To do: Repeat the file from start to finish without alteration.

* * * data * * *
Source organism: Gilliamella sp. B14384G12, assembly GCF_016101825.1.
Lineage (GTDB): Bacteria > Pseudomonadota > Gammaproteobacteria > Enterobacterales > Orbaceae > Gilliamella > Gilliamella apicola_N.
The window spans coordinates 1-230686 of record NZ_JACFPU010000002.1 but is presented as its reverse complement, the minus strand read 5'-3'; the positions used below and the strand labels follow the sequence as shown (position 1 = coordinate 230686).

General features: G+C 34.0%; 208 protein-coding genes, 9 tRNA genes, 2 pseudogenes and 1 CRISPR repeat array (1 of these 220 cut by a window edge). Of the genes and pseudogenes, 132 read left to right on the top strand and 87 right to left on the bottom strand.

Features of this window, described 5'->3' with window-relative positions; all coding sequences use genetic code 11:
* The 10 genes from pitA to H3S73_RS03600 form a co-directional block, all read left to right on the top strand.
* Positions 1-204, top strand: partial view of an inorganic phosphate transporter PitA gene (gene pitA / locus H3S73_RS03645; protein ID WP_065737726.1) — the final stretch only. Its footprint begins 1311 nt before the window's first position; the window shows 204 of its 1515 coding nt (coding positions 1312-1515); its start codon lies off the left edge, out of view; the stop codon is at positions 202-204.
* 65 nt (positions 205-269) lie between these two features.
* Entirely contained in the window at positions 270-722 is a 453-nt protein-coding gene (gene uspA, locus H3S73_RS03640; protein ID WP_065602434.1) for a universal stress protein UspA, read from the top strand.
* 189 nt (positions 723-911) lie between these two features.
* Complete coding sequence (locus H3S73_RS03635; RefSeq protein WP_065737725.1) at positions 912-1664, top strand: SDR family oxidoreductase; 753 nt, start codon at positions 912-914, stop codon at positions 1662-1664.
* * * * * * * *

Source organism: Gilliamella sp. B14384G12, assembly GCF_016101825.1.
Lineage (GTDB): Bacteria > Pseudomonadota > Gammaproteobacteria > Enterobacterales > Orbaceae > Gilliamella > Gilliamella apicola_N.
The window spans coordinates 1-230686 of record NZ_JACFPU010000002.1 but is presented as its reverse complement, the minus strand read 5'-3'; the positions used below and the strand labels follow the sequence as shown (position 1 = coordinate 230686).

General features: G+C 34.0%; 208 protein-coding genes, 9 tRNA genes, 2 pseudogenes and 1 CRISPR repeat array (1 of these 220 cut by a window edge). Of the genes and pseudogenes, 132 read left to right on the top strand and 87 right to left on the bottom strand.

Features of this window, described 5'->3' with window-relative positions; all coding sequences use genetic code 11:
* The 10 genes from pitA to H3S73_RS03600 form a co-directional block, all read left to right on the top strand.
* Positions 1-204, top strand: partial view of an inorganic phosphate transporter PitA gene (gene pitA / locus H3S73_RS03645; protein ID WP_065737726.1) — the final stretch only. Its footprint begins 1311 nt before the window's first position; the window shows 204 of its 1515 coding nt (coding positions 1312-1515); its start codon lies off the left edge, out of view; the stop codon is at positions 202-204.
* 65 nt (positions 205-269) lie between these two features.
* Entirely contained in the window at positions 270-722 is a 453-nt protein-coding gene (gene uspA, locus H3S73_RS03640; protein ID WP_065602434.1) for a universal stress protein UspA, read from the top strand.
* 189 nt (positions 723-911) lie between these two features.
* Complete coding sequence (locus H3S73_RS03635; RefSeq protein WP_065737725.1) at positions 912-1664, top strand: SDR family oxidoreductase; 753 nt, start codon at positions 912-914, stop codon at positions 1662-1664.